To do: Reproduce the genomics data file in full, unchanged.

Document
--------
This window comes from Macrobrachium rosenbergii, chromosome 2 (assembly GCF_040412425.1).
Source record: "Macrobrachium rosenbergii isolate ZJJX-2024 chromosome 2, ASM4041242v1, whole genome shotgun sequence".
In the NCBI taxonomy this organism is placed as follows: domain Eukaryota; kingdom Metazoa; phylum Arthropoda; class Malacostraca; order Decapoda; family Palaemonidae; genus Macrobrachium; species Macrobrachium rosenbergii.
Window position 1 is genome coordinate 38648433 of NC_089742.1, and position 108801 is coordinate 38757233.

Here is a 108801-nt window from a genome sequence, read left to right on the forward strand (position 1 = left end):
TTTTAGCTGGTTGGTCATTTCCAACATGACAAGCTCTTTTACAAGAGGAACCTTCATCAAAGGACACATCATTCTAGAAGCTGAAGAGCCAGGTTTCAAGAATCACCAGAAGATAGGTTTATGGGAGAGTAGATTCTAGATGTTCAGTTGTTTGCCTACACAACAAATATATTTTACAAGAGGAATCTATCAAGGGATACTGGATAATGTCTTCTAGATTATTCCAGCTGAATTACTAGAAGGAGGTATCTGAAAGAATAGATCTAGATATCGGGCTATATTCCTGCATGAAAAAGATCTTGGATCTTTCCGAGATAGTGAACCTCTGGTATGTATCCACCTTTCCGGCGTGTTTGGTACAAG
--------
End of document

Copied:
This window comes from Macrobrachium rosenbergii, chromosome 2 (assembly GCF_040412425.1).
Source record: "Macrobrachium rosenbergii isolate ZJJX-2024 chromosome 2, ASM4041242v1, whole genome shotgun sequence".
In the NCBI taxonomy this organism is placed as follows: domain Eukaryota; kingdom Metazoa; phylum Arthropoda; class Malacostraca; order Decapoda; family Palaemonidae; genus Macrobrachium; species Macrobrachium rosenbergii.
Window position 1 is genome coordinate 38648433 of NC_089742.1, and position 108801 is coordinate 38757233.

Here is a 108801-nt window from a genome sequence, read left to right on the forward strand (position 1 = left end):
TTTTAGCTGGTTGGTCATTTCCAACATGACAAGCTCTTTTACAAGAGGAACCTTCATCAAAGGACACATCATTCTAGAAGCTGAAGAGCCAGGTTTCAAGAATCACCAGAAGATAGGTTTATGGGAGAGTAGATTCTAGATGTTCAGTTGTTTGCCTACACAACAAATATATTTTACAAGAGGAATCTATCAAGGGATACTGGATAATGTCTTCTAGATTATTCCAGCTGAATTACTAGAAGGAGGTATCTGAAAGAATAGATCTAGATATCGGGCTATATTCCTGCATGAAAAAGATCTTGGATCTTTCCGAGATAGTGAACCTCTGGTATGTATCCACCTTTCCGGCGTGTTTGGTACAAG